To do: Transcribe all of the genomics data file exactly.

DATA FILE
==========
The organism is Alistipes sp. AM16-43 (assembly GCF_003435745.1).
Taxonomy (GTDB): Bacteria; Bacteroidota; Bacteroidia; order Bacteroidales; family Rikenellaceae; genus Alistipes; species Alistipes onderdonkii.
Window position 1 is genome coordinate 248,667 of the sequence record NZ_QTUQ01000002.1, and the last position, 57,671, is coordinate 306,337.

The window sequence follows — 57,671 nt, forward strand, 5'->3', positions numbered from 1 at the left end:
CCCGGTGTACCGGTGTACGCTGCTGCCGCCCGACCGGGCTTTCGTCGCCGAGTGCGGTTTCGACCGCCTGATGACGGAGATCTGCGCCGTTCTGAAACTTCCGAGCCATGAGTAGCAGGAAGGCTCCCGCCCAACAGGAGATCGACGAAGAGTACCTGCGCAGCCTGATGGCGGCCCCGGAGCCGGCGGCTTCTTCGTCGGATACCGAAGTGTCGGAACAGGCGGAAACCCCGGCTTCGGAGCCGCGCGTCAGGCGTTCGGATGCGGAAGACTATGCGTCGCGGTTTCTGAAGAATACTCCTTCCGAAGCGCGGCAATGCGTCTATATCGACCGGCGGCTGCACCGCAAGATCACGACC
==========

The organism is Alistipes sp. AM16-43 (assembly GCF_003435745.1).
Taxonomy (GTDB): Bacteria; Bacteroidota; Bacteroidia; order Bacteroidales; family Rikenellaceae; genus Alistipes; species Alistipes onderdonkii.
Window position 1 is genome coordinate 248,667 of the sequence record NZ_QTUQ01000002.1, and the last position, 57,671, is coordinate 306,337.

The window sequence follows — 57,671 nt, forward strand, 5'->3', positions numbered from 1 at the left end:
CCCGGTGTACCGGTGTACGCTGCTGCCGCCCGACCGGGCTTTCGTCGCCGAGTGCGGTTTCGACCGCCTGATGACGGAGATCTGCGCCGTTCTGAAACTTCCGAGCCATGAGTAGCAGGAAGGCTCCCGCCCAACAGGAGATCGACGAAGAGTACCTGCGCAGCCTGATGGCGGCCCCGGAGCCGGCGGCTTCTTCGTCGGATACCGAAGTGTCGGAACAGGCGGAAACCCCGGCTTCGGAGCCGCGCGTCAGGCGTTCGGATGCGGAAGACTATGCGTCGCGGTTTCTGAAGAATACTCCTTCCGAAGCGCGGCAATGCGTCTATATCGACCGGCGGCTGCACCGCAAGATCACGACC